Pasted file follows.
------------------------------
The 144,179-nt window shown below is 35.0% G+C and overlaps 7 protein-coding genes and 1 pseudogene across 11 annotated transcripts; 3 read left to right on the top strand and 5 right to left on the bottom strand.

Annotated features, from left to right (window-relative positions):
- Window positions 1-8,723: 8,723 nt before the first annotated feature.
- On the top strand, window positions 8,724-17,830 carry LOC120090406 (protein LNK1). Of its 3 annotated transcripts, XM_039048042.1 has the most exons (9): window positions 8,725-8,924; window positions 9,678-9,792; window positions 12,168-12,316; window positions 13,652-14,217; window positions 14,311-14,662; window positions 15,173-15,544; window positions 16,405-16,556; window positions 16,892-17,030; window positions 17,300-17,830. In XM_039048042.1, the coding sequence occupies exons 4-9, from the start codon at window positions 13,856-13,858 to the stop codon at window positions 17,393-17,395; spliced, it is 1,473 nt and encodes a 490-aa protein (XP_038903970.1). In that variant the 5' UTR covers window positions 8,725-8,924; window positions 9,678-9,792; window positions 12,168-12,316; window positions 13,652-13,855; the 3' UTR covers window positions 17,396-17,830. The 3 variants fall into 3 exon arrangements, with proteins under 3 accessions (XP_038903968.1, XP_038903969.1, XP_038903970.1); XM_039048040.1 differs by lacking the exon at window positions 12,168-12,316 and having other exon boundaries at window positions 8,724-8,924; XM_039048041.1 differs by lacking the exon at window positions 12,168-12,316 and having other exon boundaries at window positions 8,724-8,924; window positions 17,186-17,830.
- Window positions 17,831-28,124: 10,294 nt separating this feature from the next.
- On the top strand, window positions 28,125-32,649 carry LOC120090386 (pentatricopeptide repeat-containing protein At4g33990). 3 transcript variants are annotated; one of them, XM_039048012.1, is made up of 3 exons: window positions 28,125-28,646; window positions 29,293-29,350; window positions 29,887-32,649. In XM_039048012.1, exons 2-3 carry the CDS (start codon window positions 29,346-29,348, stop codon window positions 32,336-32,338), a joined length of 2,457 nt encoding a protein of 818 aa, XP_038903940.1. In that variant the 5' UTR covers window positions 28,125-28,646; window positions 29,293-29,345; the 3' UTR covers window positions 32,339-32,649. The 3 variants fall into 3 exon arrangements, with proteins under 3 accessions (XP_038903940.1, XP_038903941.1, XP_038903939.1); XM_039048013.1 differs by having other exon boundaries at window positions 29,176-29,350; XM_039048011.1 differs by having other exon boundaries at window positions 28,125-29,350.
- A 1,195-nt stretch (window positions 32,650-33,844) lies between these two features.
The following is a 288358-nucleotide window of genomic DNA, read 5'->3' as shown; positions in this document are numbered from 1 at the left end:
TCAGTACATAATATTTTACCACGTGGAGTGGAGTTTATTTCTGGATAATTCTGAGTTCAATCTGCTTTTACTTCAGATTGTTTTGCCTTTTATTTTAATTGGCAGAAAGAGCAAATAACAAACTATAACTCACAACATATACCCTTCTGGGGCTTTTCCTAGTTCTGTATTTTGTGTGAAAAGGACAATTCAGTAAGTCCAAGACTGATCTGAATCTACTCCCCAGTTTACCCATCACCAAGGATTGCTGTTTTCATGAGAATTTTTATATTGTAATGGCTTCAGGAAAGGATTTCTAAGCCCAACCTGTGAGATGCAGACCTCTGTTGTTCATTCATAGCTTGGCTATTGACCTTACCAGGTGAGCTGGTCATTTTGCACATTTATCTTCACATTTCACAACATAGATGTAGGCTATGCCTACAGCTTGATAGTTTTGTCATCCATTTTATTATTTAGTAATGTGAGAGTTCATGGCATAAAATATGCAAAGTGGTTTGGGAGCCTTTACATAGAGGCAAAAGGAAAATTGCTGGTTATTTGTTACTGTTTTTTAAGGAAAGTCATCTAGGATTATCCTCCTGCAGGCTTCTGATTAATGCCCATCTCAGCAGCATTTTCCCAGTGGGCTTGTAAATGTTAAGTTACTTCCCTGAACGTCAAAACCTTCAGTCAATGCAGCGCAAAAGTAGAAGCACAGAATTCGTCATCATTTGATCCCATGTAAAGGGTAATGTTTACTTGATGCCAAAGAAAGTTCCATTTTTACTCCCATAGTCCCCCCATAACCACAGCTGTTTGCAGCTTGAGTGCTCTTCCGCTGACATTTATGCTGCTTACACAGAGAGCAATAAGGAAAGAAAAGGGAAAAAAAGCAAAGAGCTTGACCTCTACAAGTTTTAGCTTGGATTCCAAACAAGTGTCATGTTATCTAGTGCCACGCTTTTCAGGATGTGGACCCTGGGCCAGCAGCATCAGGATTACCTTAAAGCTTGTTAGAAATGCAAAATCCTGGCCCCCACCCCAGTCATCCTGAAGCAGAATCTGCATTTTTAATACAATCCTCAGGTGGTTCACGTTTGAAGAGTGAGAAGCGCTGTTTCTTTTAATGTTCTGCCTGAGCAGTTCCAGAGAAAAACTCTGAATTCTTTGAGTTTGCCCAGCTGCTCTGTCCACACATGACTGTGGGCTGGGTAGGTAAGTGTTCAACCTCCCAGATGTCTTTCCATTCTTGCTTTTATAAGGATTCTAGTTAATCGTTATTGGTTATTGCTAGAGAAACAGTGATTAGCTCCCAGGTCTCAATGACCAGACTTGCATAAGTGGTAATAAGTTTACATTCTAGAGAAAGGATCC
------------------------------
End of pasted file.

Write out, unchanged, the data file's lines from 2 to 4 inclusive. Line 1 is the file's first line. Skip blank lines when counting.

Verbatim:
Annotated features, from left to right (window-relative positions):
- Window positions 1-8,723: 8,723 nt before the first annotated feature.
- On the top strand, window positions 8,724-17,830 carry LOC120090406 (protein LNK1). Of its 3 annotated transcripts, XM_039048042.1 has the most exons (9): window positions 8,725-8,924; window positions 9,678-9,792; window positions 12,168-12,316; window positions 13,652-14,217; window positions 14,311-14,662; window positions 15,173-15,544; window positions 16,405-16,556; window positions 16,892-17,030; window positions 17,300-17,830. In XM_039048042.1, the coding sequence occupies exons 4-9, from the start codon at window positions 13,856-13,858 to the stop codon at window positions 17,393-17,395; spliced, it is 1,473 nt and encodes a 490-aa protein (XP_038903970.1). In that variant the 5' UTR covers window positions 8,725-8,924; window positions 9,678-9,792; window positions 12,168-12,316; window positions 13,652-13,855; the 3' UTR covers window positions 17,396-17,830. The 3 variants fall into 3 exon arrangements, with proteins under 3 accessions (XP_038903968.1, XP_038903969.1, XP_038903970.1); XM_039048040.1 differs by lacking the exon at window positions 12,168-12,316 and having other exon boundaries at window positions 8,724-8,924; XM_039048041.1 differs by lacking the exon at window positions 12,168-12,316 and having other exon boundaries at window positions 8,724-8,924; window positions 17,186-17,830.